On November 15, the Supreme Court granted certiorari in Google LLC v. Oracle America, Inc., No. 18-956. The two questions presented before the Court are (1) whether “copyright protection extends to a software interface,” and (2) whether, as the jury found, that Google’s “use of a software interface in the context of a creating a new computer program constitutes fair use.”
The case originates from a dispute over Java, a programming language developed by Oracle’s predecessor, Sun Microsystems, Inc., in the 1990s, as well as Java’s application programming interfaces (APIs) and some of its associated software libraries. Although Oracle makes the Java platform freely available to programmers building apps, it also developed a licensing scheme in parallel to commercialize the platform, which included charging a licensing fee to those using the APIs in a competing platform or embedding them in an electronic device. Oracle Am., Inc. v. Google LLC, 886 F.3d 1179, 1187 (Fed. Cir. 2018), cert. granted, No. 18-956, 2019 WL 6042317 (U.S. Nov. 15, 2019). Prior to Oracle’s purchase of Sun Microsystems in 2010, Google and Sun had discussed a commercial license that would allow Google to use and adapt the Java platform for mobile devices, but the parties failed to reach an agreement. Nevertheless, Google “copied verbatim the declaring code of the 37 Java API packages–11,500 lines of Oracle’s copyrighted code” and “copied the [structure, sequence, and organization (SSO)] of the Java API packages” in connection with its development of the Android operating system, but wrote its own implementing code. Id. While Google does not charge smartphone manufacturers for the Android platform and publishes the source code for use without charge under an open source license, the platform has nonetheless had massive commercial success, generating in excess of $42 billion in revenue from advertising by 2018. Id. In light of these developments, Oracle sued Google for patent and copyright infringement.
The initial trial took place in 2012, with a jury finding copyright infringement by Google but no patent infringement. However, following trial, the district court judge presiding over the case overruled the jury’s findings, ruling as a matter of law that Java’s APIs were not copyrightable. Oracle appealed the district court ruling to the Federal Circuit. In 2014, a Federal Circuit panel reversed the district court’s ruling, finding that the declaring code and the SSO of the 37 Java API packages at issue were entitled to copyright protection, and remanded for further proceedings. Google then filed a petition for certiorari on the copyrightability issue, but the Supreme Court denied certiorari in 2015. Google Inc. v. Oracle Am., Inc., 135 S.Ct. 2887 (2015). In the resulting second trial, the jury found that Google’s use of the declaring code and the SSO constituted fair use. On June 8, 2016, after Oracle unsuccessfully moved for judgment as a matter of law as well as a new trial challenging some of the district court’s discretionary decisions at trial, the district court entered final judgment in favor of Google. Oracle appealed the judgment, and the district court’s underlying decisions on its motions, to the Federal Circuit. The Federal Circuit, applying the four factor fair use test developed by the Supreme Court in Campbell v. Acuff–Rose Music, Inc., 510 U.S. 569 (1994), found that Google’s use of the declaring code and SSO was “not fair as a matter of law.” Oracle, 886 F.3d at 1210. Google subsequently filed its petition for a writ of certiorari, contending that software interfaces are not entitled to copyright protection, and that, even if they were, Google’s use of the Java APIs would constitute fair use.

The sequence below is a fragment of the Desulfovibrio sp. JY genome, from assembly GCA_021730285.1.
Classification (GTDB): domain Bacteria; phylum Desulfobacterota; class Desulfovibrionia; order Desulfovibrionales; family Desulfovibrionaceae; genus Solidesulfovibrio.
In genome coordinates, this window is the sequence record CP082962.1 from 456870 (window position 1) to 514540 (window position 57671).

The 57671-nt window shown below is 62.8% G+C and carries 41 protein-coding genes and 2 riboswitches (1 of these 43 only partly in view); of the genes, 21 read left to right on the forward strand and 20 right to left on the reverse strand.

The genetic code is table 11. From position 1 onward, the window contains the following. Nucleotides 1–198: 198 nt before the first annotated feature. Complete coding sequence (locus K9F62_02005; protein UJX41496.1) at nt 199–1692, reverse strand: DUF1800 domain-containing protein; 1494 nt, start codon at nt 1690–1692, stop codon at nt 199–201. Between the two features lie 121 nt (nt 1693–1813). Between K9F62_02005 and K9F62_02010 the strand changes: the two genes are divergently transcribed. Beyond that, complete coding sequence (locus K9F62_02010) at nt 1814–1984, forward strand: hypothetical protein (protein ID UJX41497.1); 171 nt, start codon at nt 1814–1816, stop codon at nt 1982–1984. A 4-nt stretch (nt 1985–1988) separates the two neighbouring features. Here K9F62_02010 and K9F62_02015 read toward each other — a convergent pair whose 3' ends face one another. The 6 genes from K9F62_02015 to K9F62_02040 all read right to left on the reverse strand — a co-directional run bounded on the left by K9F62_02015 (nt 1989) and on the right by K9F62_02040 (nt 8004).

The Court’s resolution of the two questions presented (in particular, the first) could carry massive implications for copyright law and the technology sector. If the Court rules that software interfaces are not entitled to copyright protection, it could limit or overrule existing circuit court jurisprudence finding these and similar elements of computer programs copyrightable. The importance of the Court’s decision and the controversy of the Federal Circuit’s existing decision are underscored by the numerous amici that have weighed in; 15 amicus briefs were filed with the Supreme Court in connection with Google’s petition, including by Microsoft, the Electronic Frontier Foundation, Mozilla Corp., and the Solicitor General of the United States, with the majority supporting Google and its petition. The Court has not yet announced a dates for this case, but oral arguments and the Court’s final decision are expected before the end of the Court’s current session at the end of June, 2020.